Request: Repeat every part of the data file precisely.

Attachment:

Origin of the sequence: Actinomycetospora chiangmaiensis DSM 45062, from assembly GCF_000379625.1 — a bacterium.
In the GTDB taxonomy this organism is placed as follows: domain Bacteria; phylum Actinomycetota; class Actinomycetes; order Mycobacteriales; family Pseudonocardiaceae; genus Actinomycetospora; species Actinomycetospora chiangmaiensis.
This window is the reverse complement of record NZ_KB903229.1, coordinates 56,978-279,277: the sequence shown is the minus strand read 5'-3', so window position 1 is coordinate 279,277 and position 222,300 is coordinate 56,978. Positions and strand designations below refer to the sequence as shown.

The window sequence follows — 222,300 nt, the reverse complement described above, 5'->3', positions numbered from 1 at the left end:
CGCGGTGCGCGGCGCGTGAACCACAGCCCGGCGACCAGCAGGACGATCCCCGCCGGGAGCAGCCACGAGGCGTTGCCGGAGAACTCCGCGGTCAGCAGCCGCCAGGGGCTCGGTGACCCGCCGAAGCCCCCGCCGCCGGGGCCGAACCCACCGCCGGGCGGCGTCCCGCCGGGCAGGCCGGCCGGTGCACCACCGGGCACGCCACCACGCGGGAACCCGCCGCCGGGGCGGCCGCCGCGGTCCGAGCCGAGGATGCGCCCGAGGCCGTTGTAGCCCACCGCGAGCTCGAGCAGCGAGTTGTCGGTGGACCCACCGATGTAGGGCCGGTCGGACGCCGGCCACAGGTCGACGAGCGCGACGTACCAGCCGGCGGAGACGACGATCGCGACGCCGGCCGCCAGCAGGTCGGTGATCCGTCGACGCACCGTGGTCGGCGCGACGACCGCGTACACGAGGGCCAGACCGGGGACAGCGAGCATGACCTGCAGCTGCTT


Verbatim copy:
Origin of the sequence: Actinomycetospora chiangmaiensis DSM 45062, from assembly GCF_000379625.1 — a bacterium.
In the GTDB taxonomy this organism is placed as follows: domain Bacteria; phylum Actinomycetota; class Actinomycetes; order Mycobacteriales; family Pseudonocardiaceae; genus Actinomycetospora; species Actinomycetospora chiangmaiensis.
This window is the reverse complement of record NZ_KB903229.1, coordinates 56,978-279,277: the sequence shown is the minus strand read 5'-3', so window position 1 is coordinate 279,277 and position 222,300 is coordinate 56,978. Positions and strand designations below refer to the sequence as shown.

The window sequence follows — 222,300 nt, the reverse complement described above, 5'->3', positions numbered from 1 at the left end:
CGCGGTGCGCGGCGCGTGAACCACAGCCCGGCGACCAGCAGGACGATCCCCGCCGGGAGCAGCCACGAGGCGTTGCCGGAGAACTCCGCGGTCAGCAGCCGCCAGGGGCTCGGTGACCCGCCGAAGCCCCCGCCGCCGGGGCCGAACCCACCGCCGGGCGGCGTCCCGCCGGGCAGGCCGGCCGGTGCACCACCGGGCACGCCACCACGCGGGAACCCGCCGCCGGGGCGGCCGCCGCGGTCCGAGCCGAGGATGCGCCCGAGGCCGTTGTAGCCCACCGCGAGCTCGAGCAGCGAGTTGTCGGTGGACCCACCGATGTAGGGCCGGTCGGACGCCGGCCACAGGTCGACGAGCGCGACGTACCAGCCGGCGGAGACGACGATCGCGACGCCGGCCGCCAGCAGGTCGGTGATCCGTCGACGCACCGTGGTCGGCGCGACGACCGCGTACACGAGGGCCAGACCGGGGACAGCGAGCATGACCTGCAGCTGCTT